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Killing the Emperors (Baroness Troutbeck Robert Amis) Hardcover – 26 Nov 2012


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Product details

  • Hardcover: 320 pages
  • Publisher: Allison & Busby (26 Nov 2012)
  • Language: English
  • ISBN-10: 0749013354
  • ISBN-13: 978-0749013356
  • Product Dimensions: 13.5 x 2.9 x 21.6 cm
  • Average Customer Review: 3.3 out of 5 stars  See all reviews (14 customer reviews)
  • Amazon Bestsellers Rank: 631,291 in Books (See Top 100 in Books)

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Review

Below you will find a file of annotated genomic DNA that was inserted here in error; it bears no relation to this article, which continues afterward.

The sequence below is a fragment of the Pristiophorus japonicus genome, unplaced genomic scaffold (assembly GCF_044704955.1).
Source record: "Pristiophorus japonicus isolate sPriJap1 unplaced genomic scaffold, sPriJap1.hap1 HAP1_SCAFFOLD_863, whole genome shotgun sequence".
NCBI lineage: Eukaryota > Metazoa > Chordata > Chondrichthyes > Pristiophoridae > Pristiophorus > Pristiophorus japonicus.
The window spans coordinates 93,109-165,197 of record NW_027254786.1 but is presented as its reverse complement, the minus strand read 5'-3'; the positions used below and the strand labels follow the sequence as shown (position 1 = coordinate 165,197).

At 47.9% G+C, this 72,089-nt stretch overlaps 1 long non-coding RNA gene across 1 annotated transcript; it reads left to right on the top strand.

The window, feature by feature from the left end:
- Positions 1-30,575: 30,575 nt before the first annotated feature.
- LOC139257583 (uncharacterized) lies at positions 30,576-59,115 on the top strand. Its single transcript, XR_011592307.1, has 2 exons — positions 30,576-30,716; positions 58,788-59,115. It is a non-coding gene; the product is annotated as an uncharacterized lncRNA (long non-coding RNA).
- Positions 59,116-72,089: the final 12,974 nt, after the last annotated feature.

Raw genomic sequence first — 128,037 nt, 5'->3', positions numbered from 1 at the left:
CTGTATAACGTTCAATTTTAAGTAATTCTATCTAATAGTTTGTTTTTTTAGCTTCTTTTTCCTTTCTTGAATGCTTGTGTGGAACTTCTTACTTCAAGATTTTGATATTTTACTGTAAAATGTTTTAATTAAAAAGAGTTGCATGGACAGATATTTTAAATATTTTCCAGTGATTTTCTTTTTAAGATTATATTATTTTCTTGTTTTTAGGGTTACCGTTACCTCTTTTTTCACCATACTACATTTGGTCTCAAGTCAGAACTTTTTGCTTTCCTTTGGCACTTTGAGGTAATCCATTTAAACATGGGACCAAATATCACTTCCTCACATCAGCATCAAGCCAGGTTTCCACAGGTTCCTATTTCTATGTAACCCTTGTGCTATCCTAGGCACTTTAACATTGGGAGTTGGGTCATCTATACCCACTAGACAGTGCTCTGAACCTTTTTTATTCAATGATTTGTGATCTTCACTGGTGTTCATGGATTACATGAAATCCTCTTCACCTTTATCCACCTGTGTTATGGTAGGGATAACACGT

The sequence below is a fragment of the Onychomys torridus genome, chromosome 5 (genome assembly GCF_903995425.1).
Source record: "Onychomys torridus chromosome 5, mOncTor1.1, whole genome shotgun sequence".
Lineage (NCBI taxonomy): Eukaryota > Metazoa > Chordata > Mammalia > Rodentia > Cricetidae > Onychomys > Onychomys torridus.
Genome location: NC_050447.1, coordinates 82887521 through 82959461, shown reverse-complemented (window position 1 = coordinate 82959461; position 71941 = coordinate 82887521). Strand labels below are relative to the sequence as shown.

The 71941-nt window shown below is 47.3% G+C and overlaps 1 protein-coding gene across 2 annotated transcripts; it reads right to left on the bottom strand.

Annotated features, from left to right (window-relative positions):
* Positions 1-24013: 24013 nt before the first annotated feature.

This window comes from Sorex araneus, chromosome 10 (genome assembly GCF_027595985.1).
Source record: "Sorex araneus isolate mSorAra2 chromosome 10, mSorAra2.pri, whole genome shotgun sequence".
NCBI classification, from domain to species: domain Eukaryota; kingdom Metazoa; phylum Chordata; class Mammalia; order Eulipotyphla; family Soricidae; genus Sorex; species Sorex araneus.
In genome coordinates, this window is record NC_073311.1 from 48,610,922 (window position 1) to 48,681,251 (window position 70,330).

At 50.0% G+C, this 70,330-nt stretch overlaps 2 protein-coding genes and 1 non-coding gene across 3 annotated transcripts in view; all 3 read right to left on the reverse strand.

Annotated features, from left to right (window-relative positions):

'The latest in a comic crime series, which has, over the years, delivered hefty slaps to the rumps of various sacred cows. Here, [Ruth Dudley Edwards] takes a swipe at the world of conceptual art, with her heroine, the magnificently monstrous reactionary libertarian Baroness "Jack" Troutbeck, on splendidly splenetic form.' GUARDIAN 'For some people, the inanity of contemporary art is depressing. For Ruth Dudley Edwards, it's hilarious. I devoured 'Killing the Emperors' because I'd rather laugh than cry.' LIONEL SHRIVER, AUTHOR OF WE NEED TO TALK ABOUT KEVIN 'Ruth Dudley Edwards is a master of satirical comedy writing. The Baroness Troutbeck is a wonderful invention and as a central character provides most of the humour. She is both classy and classless... This hilarious series, that points its funny finger at a corner of society, comes highly recommended, they are all very entertaining, and this is one of her best.' LIZZIE HAYES, MYSTERY WOMEN 'Teasing the cultural establishment is pure joy for Ruth Dudley Edwards. In KILLING THE EMPERORS, it is the art lobby that incurs the wrath of her alter ego, Baroness Troutbeck, a boisterous, fun-loving academic who is the epitome of political incorrectness... Fans of Damien Hirst and Tracey Emin are advised to steer clear of this book but those of us who believe that real art has nothing to do with pickled sharks or unmade beds will cheer every page of an exhilarating read.' DAILY MAIL 'An entertaining polemic against the abuses of modern art, very funny and should be required reading in the nation's art colleges, not to mention for Damien Hirst, Tracey Emin, Charles Saatchi and Sir Nicholas Serota (or, as Lady Troutbeck prefers, Sclerota).' THE SPECTATOR 'Marvellously entertaining ... Ruth Dudley Edwards is a crime writer whom we should treasure - sharp, intelligent and gloriously politically incorrect' MAIL ON SUNDAY 'Ruth Dudley Edwards is a fearless and serious journalist. She is also one of the most entertaining crime writers around, the author of a series that satirizes special interest groups and the political correctness that makes other commentators look away politely... Whatever posterity's verdict may be of conceptual art, this send-up should be applauded for its vigour and humour.' TIMES LITERARY SUPPLEMENT